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Marc Chagall exhibition at the Tate Liverpool

Nude in the Garden by Chagall

The Tate Liverpool is hosting an exhibition of more than 70 paintings and drawings by the 20th-century Russian artist Marc Chagall. The exhibition, entitled Chagall: Modern Master focuses on the period from 1911 to 1922. The artist’s 1911 oil painting Nude in the Garden will be on display, along with seven murals painted by Chagall for the Moscow State Yiddish Chamber Theatre in 1920.

Marc Chagall (1887–1985) is considered to be one of the great artists of the last century. Bringing together such a wide selection of works on paper as well as paintings from across the world, Chagall: Modern Master takes a fresh look at this compelling artist who created some of the most poetic and enduring images of the 20th-century. This exhibition will be the first major presentation of the Russian painter’s work in the UK for more than fifteen years.

Marc Chagall, I and the Village, 1911

I and The Village by Chagall

Born into a religious family, the son of a herring merchant, Moishe Shagall (as he was known) grew up in what is now Belarus, in the Pale of Settlement. He left home to study art in St. Petersburg at the age of 20, then moved to Paris. He returned to Russia and was forced to stay there during the First World War, and later sought refuge in the United States during the Holocaust.

Much of his work contained Jewish themes, including his famous Jerusalem Windows, at the Hadassah hospital in Israel, which depict the time when Jacob blessed his sons and they saw visions of the future.

Viewers will be able to explore Chagall’s development from the ‘naïve’ folkloristic narratives in his early work, towards his unique style combining fauve, cubist, expressionist and suprematist influences while reflecting his native Jewish Russian culture. This is a rare chance to see a variety of pieces from such an interesting artist who is considered to be one of the great surrealists of the century.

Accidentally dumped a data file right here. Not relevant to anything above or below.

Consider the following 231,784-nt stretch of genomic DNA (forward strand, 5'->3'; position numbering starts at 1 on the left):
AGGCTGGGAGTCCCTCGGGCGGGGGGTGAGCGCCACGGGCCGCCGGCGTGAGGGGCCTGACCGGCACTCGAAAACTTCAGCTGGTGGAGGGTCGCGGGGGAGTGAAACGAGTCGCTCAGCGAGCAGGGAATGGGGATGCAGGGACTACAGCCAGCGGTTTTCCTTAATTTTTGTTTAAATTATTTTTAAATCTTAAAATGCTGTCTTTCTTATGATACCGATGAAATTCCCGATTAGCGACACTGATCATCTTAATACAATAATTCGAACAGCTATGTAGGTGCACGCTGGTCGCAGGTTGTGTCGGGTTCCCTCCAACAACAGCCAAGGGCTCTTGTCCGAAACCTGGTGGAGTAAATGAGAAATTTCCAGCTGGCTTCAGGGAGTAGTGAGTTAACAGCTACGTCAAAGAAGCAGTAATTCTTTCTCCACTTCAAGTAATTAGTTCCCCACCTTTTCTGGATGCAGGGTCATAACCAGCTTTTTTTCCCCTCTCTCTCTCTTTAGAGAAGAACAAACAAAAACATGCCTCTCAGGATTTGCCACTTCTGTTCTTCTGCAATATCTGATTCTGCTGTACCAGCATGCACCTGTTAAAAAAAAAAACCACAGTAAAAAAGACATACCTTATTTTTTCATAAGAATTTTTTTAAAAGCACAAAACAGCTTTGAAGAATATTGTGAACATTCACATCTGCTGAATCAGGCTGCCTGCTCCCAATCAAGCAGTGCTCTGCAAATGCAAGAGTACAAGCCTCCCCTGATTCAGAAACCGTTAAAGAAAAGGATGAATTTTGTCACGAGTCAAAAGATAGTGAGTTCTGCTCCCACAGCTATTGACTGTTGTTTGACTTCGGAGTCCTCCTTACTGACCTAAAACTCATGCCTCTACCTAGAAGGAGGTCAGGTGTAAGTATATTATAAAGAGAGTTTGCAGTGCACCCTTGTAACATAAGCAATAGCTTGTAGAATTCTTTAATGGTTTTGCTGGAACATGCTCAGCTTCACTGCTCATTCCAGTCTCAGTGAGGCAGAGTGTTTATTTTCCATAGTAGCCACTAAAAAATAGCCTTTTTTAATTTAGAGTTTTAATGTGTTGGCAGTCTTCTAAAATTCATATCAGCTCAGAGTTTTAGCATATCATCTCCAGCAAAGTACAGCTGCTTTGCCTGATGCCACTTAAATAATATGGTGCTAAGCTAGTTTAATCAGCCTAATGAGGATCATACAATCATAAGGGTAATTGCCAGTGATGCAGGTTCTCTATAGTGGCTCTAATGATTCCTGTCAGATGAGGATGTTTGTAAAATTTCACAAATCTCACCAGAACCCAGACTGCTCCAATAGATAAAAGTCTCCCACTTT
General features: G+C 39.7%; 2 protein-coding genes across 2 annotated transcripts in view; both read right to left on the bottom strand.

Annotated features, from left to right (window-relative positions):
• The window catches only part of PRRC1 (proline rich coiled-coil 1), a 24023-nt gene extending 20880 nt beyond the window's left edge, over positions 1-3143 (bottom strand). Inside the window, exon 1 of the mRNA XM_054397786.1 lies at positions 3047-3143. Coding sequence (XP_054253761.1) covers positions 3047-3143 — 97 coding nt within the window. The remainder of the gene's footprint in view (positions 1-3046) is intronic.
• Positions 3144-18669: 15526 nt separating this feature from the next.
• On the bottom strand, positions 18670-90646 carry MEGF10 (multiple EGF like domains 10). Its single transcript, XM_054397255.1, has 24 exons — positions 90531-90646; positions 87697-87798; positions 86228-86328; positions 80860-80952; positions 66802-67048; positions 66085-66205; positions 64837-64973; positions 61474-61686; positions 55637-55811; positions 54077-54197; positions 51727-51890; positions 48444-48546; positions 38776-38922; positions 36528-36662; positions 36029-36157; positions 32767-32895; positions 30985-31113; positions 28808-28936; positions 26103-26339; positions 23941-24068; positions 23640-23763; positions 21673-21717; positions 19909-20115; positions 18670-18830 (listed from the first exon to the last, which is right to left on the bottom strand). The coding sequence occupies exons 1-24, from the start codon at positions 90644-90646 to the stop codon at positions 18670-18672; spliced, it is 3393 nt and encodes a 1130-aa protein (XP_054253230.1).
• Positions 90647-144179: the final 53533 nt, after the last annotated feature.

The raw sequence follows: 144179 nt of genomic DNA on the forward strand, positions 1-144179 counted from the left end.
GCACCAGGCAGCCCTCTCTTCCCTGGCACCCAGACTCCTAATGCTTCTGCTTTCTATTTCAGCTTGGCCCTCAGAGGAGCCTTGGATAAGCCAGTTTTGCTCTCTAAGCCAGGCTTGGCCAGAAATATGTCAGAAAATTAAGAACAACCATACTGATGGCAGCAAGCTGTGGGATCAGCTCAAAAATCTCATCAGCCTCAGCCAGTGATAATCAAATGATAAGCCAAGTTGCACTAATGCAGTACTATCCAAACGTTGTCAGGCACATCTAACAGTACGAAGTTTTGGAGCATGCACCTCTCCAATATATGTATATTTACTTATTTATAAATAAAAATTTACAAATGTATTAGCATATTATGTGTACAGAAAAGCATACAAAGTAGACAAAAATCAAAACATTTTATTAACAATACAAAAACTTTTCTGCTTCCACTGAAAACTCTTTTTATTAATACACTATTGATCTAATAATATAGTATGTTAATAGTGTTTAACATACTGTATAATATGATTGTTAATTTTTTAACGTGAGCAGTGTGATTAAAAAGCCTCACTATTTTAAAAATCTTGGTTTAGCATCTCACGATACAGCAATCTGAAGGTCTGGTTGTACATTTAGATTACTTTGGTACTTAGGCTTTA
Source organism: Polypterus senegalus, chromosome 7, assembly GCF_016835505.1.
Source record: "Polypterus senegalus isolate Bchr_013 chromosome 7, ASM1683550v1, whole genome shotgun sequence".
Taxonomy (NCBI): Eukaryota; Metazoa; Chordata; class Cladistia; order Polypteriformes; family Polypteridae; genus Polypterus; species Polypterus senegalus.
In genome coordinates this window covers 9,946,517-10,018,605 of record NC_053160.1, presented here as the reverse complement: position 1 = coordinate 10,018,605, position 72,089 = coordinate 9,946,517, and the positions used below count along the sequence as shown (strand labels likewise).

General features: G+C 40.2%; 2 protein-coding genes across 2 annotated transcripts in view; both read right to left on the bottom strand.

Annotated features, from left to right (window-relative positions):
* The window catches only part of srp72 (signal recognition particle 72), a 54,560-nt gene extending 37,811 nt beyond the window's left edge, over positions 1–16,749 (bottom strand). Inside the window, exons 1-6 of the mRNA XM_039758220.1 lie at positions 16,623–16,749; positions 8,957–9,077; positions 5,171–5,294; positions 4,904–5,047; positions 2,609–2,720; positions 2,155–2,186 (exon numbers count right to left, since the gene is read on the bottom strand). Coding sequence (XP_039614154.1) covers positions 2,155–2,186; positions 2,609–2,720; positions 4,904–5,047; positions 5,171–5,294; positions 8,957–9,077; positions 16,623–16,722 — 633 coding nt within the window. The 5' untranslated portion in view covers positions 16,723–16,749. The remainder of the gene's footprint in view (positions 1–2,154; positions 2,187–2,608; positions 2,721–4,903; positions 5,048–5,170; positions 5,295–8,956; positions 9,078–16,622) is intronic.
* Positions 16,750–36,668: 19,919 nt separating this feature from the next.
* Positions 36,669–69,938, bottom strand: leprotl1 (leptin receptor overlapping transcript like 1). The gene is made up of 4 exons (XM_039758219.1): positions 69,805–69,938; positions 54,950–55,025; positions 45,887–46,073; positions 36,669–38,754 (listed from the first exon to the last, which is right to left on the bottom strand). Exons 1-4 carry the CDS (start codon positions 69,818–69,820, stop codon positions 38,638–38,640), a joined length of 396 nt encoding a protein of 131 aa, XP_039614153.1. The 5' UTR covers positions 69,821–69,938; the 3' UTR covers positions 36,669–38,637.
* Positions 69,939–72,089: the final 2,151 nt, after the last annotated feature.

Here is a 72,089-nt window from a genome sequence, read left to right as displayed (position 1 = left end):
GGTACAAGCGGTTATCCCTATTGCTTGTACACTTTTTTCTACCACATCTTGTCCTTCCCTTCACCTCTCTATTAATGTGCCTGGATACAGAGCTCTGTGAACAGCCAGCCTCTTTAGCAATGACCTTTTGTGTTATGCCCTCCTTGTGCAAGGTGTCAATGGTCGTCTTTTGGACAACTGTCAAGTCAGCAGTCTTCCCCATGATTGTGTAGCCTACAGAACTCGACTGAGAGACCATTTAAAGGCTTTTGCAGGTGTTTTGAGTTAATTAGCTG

Marc Chagall, The Poet Reclining, 1915

The Poet Reclining by Chagall

His dreamy paintings were said to be fuelled on absinthe and love for his first wife Bella, yet they were also the paintings of a refugee, who had watched the Russia of his childhood disappear after the Revolution. The collection on show focuses upon Chagall’s early career, his years in Paris before the First World War and his brief return to his native country in 1917. What it reveals is an artist on the cusp of transformation, from the naïve folklore painter to one that embraced the modern movements of cubism, fauvism and expressionism, yet always remained rooted in his native Jewish Russian culture.

This unmissable exhibition will be running from the 8th of June to the 6th of October.

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